Falling from grace in the organization

Johnel D. Bushell (1988)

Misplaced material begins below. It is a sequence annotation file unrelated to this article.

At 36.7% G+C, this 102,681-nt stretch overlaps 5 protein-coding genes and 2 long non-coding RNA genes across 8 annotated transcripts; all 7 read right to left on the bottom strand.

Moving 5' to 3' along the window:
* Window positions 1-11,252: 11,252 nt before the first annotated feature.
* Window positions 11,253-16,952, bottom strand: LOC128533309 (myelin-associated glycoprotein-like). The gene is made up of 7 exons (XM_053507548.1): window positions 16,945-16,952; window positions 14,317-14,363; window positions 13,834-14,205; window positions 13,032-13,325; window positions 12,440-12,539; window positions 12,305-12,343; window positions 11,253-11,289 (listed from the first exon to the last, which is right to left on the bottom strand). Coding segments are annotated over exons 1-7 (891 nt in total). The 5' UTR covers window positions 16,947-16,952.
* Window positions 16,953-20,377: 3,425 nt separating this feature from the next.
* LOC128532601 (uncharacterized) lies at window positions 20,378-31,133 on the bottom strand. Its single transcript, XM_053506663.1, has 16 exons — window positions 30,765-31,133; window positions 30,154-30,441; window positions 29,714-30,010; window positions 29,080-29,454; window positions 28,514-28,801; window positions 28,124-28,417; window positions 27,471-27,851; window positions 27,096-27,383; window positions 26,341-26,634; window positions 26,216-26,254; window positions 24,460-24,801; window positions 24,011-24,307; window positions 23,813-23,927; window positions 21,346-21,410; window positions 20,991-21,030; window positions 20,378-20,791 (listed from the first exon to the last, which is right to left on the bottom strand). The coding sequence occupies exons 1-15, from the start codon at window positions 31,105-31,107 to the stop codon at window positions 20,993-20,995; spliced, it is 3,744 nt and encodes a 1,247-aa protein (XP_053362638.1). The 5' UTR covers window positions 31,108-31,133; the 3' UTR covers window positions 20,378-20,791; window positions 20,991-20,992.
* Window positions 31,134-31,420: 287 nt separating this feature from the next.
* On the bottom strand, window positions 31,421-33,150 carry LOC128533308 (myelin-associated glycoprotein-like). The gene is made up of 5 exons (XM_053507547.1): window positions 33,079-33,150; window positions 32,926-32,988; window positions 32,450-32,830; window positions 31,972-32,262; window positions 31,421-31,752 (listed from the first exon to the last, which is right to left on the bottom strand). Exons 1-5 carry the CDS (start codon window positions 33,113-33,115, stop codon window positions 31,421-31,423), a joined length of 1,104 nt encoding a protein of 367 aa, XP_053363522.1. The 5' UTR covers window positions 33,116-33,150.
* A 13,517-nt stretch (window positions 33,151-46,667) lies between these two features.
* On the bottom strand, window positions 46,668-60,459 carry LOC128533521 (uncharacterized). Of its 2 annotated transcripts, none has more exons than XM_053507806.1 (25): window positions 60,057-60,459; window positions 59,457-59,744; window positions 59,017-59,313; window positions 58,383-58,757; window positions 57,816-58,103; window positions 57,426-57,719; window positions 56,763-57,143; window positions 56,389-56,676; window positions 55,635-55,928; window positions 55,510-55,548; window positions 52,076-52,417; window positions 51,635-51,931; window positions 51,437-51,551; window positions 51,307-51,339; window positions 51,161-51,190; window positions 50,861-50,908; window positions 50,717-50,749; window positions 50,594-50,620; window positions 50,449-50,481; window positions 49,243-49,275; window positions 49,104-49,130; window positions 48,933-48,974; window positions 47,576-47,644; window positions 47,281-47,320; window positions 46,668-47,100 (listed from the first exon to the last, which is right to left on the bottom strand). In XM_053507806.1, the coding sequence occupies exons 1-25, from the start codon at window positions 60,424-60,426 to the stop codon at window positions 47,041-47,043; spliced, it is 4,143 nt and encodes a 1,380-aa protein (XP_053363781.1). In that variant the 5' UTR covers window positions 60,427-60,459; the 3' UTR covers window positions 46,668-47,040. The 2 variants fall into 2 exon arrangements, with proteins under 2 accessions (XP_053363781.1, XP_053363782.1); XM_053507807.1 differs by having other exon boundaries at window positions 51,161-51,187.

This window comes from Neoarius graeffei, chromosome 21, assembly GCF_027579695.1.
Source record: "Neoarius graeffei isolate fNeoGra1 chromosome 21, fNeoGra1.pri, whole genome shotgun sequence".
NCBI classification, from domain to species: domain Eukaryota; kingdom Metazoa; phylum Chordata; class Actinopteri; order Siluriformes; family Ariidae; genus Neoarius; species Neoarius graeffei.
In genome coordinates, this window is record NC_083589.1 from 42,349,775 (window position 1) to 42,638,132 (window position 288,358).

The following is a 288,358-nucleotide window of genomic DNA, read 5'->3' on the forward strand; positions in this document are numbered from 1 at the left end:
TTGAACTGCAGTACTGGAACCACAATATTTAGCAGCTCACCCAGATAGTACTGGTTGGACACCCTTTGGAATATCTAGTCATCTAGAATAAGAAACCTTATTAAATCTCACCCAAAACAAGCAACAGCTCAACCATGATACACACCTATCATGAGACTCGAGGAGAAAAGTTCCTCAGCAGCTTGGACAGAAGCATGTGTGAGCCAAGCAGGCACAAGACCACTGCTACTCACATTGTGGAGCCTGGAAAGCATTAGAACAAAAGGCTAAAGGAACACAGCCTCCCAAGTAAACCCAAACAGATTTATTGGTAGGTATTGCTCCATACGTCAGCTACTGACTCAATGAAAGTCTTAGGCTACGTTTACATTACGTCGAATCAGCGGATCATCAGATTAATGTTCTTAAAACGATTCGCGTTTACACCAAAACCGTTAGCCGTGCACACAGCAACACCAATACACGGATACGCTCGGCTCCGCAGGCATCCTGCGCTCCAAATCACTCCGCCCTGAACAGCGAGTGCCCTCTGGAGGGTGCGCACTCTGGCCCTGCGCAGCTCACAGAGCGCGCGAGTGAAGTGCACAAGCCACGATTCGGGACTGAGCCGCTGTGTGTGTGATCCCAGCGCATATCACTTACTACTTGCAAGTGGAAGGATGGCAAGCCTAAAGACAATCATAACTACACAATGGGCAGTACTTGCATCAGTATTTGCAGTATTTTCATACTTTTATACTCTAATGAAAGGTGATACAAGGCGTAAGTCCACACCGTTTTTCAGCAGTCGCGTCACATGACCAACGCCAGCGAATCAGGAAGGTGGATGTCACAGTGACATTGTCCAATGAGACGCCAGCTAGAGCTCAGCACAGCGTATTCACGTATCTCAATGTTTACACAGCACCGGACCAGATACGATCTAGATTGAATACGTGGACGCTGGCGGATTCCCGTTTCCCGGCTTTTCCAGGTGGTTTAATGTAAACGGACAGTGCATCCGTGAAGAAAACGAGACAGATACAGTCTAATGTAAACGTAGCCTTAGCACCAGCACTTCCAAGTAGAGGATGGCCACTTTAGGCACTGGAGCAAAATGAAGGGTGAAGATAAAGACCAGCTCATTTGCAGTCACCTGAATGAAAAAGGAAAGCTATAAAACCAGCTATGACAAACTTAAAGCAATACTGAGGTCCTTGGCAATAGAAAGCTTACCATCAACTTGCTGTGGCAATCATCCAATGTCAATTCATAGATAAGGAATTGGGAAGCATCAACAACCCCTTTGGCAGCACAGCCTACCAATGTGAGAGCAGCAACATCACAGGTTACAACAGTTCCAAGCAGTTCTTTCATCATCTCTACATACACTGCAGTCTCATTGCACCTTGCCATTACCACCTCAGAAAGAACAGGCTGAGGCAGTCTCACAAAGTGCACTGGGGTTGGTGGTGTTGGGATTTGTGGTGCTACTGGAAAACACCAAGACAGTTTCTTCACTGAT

"Falling from grace" is a phenomenon that has not been systematically identified heretofore in the literature. It occurs when a person who has been previously well-respected in the organization is subtly excluded from social communication channels and is gradually demoted in the eyes of his or her peers. This loss of validation and relegation to outsider status can have severely distressing effects on the person involved in the phenomenon as well as on the organization in which it occurs. Historically, this kind of problem has been viewed as an individual's problem, with the implication that it, perhaps, results from individual pathology. In contrast, it is thought that "falling from grace" is an interpersonal transactional process which transpires between the person and the organization, with both parties sharing responsibility for its development. This theoretical dissertation addresses the phenomenon, examines the circumstances which allow it to surface, and provide a conceptualization of the process. Variables are reviewed which relate to the individual, the organization, and the transaction between them. The author discusses the merits of a transactional point of view and reviews some of the theoretical models which seem to be most pertinent to the phenomenon under discussion. "Falling from grace" is hypothesized as a process which develops in response to an individual's violation of the informal norms of the organization. As a process, it is one of continuous reciprocal influence, with each party's actions constraining the other's response. A theory is offered that combines the strength of interpersonal, attribution, and metacommunication theories. As there are various career paths that people may follow, it is also hypothesized that there are various ways in which people may find themselves "falling from grace." Four common patterns of career "falls" are identified with clinical vignettes used as illustrations. These cases are discussed in terms of the possible norms violated in each situation. The vignettes are also used to identify common themes among those who experience the phenomenon of "falling from grace." Clinical and organizational applications are suggested. Avenues for further possible research are discussed.